My middle-schooler is done with the online camp she was participating in at the start of the summer and now we’re confronted with a long expanse of calendar when her parents are working and where she’s at looser ends than we’d like. We, like many others I know, have seen our way through to be ok with her participating in outdoor activities with friends, observing all the appropriate precautions. However, unlike her older sibling who’s recently acquired a drivers license and is therefore self-mobile (at least when she takes one of our cars), middle-schooler needs some parental involvement in coordinating schedules, and that’s how I found myself earlier this week, texting with some friends who have a similarly aged kid, wondering about a gathering.
Just as I was about to hit send, I had a powerful yearning to suggest that we also get together for dinner, and I remembered with bittersweet sadness the many wonderful evenings we’d spent in each other’s company, at each other’s houses, cooking, laughing, eating, playing games. All the things that we can’t quite do in quite the same ways or anywhere near as easily. I had to say no to the thing I wanted to do because the thing I wanted to do wasn’t actually the right thing to do in that moment. Continue reading →
The UUCM fiscal year begins on July 1. With it, we welcome Fred Hulting as the new President of the UUCM Board of Trustees and offer a warm and grateful farewell to Robert Brooks, who has served in this role for the past two years. Below are Robert’s parting reflections on the state of the church and of the world.
John Lennon said, “Life is what happens while you’re busy making other plans.” 2020 has certainly given us lots of that life. In January the Board posted our congregational record, initiating our search for a new minister. We had planned more congregational listening sessions, our annual pledge drive, our congregational survey, revisions of UUCM bylaws, fulfilling our first annual focus goals in the council of ministries. It looked like a sprint to the finish line for fiscal year 2020. Then the pandemic arrived. Continue reading →
Visit www.uucmtka.org for this week’s Zoom worship meeting ID.
You are welcome to come online anytime starting at 9:30 am. If you’ve never used Zoom before, we encourage you to join early. You can use most any device — a smart phone, tablet or computer.
If you’re new to Zoom or would like some extra help, we’ve created an instruction document that take you through how to install and use Zoom. If you need immediate assistance on Sunday, please text (612) 486-2705 (and include your name). We have a UUCM Zoom tech team ready to help!
Many people have had a profound experience with My Grandmother’s Hands, Racialized Trauma and the Pathway to Mending our Hearts and Bodies, by Resmaa Menakem. This book provides a method for people of all races and ethnicities to understand how white-body supremacy is reinforced in the US and provides a healing process. For 7 weeks, beginning July 18 and ending before Labor Day, UUCM will host virtual small groups using this resource. We will create separate affinity groups for those who identify as white and those who identify as Black or a person of color. UUCM has a few copies of the book available for purchase. You do not need to have finished reading the book to join a group. If you have questions, contact Jennifer (firstname.lastname@example.org). Registration can be completed by clicking here. Continue reading →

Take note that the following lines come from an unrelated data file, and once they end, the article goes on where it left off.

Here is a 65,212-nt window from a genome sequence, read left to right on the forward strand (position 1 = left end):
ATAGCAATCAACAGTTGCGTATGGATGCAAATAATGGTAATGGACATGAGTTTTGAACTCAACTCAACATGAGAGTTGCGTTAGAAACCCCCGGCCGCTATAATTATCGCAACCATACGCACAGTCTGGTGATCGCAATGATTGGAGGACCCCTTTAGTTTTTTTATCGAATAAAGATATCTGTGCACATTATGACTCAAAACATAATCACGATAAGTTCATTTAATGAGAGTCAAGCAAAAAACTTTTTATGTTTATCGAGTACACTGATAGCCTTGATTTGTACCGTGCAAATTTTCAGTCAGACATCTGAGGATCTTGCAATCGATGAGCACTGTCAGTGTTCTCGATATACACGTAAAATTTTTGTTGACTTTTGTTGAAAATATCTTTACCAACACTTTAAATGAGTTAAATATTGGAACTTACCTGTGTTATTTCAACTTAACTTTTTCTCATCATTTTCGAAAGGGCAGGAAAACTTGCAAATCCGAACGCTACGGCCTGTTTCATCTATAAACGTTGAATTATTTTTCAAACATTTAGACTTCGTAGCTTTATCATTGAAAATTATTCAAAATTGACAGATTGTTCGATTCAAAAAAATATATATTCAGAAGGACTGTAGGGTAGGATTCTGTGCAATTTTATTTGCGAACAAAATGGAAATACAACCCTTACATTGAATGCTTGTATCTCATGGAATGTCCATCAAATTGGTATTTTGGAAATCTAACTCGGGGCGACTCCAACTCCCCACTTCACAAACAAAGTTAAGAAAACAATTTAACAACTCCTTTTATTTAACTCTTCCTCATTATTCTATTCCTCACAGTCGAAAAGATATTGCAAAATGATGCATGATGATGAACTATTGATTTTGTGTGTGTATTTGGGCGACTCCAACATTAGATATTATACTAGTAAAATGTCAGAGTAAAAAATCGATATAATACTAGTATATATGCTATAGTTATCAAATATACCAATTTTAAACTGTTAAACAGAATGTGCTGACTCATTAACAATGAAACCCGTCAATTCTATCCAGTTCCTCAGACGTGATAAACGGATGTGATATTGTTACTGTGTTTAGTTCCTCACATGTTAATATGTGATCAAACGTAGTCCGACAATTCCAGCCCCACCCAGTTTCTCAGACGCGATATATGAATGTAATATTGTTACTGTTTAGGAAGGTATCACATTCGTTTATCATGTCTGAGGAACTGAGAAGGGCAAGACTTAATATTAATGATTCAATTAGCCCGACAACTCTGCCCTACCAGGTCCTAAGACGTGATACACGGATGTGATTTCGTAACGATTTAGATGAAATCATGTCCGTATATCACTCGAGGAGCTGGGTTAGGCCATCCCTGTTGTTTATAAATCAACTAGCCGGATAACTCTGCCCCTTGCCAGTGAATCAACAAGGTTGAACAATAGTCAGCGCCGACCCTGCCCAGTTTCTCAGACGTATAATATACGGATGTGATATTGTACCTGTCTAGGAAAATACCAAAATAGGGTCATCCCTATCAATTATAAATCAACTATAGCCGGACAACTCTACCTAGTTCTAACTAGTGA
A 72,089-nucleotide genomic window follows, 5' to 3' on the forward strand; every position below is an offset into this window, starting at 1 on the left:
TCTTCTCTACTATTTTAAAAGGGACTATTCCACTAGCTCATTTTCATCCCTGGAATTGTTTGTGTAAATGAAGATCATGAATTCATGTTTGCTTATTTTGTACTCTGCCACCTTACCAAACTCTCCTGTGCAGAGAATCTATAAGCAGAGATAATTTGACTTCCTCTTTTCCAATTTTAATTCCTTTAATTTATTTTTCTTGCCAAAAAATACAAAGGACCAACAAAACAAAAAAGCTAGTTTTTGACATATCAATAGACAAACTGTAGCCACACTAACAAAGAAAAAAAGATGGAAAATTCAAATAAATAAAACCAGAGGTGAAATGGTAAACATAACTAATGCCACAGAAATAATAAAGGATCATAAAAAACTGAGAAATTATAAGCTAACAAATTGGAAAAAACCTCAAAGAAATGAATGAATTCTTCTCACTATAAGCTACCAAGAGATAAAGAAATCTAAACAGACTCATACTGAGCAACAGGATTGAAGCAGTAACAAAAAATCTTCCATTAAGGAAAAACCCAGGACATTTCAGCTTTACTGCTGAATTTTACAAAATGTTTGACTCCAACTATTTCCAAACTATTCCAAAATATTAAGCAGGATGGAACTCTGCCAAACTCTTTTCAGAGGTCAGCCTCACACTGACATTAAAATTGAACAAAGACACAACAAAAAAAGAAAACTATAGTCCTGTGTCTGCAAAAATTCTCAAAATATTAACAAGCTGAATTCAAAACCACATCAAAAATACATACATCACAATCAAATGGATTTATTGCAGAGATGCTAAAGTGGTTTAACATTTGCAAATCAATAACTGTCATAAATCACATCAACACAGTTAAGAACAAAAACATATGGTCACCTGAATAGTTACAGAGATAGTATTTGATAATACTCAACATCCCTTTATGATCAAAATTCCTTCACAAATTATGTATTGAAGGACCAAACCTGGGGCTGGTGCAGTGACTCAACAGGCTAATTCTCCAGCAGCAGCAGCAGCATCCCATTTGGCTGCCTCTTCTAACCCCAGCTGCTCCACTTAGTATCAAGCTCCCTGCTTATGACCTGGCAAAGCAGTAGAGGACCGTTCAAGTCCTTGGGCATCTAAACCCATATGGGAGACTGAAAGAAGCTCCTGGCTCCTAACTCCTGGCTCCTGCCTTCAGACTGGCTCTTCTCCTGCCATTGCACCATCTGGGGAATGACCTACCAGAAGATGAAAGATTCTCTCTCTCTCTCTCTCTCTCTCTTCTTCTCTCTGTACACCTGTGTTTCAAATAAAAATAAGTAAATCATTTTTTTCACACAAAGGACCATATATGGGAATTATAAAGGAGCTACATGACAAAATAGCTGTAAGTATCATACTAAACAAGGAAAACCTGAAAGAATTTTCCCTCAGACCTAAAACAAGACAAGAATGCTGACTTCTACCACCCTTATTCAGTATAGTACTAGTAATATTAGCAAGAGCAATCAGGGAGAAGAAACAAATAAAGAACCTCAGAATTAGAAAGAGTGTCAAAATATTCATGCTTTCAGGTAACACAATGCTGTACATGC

During worship on July 12th, we will hear reflections from the congregation on the ministry of the Troika (our beloved outgoing interim ministry team) on how their ministry has blessed UUCM these past couple years. If you have a reflection to share, please email it to Jennifer (email@example.com). (You are also welcome to share a card or other expression of thanks directly with them after the service.)
Sunday Worship, July 12 at 10 AM
Our online service will be the last with the troika, who are completing their two-year interim with UUCM. As a special treat for the congregation, and for the troika’s own sense of completion, the service will be streamed from the church sanctuary (with no one but staff present). If you’d like to say goodbye in person in a socially distanced way, join us after the service from 11-12 for a car recessional. Meg, Arif and Terri will be outside in the upper loop to chat with folks as you “drive through” in your car. (Please note that the building will be closed, so if you do this, use the bathroom before you go!!!)
UUCM has ordered 15 softcover copies of My Grandmother’s Hands: Racialized Trauma and the Pathway to Mending Our Hearts and Bodies, the book that is the basis of the small group opportunities offered July-August. Whether or not you participate in a small group, you are welcome to reserve your copy of the book by contacting Jennifer (firstname.lastname@example.org). These first-come-first-served copies cost $16 each and will arrive in a week or so for pick-up at church.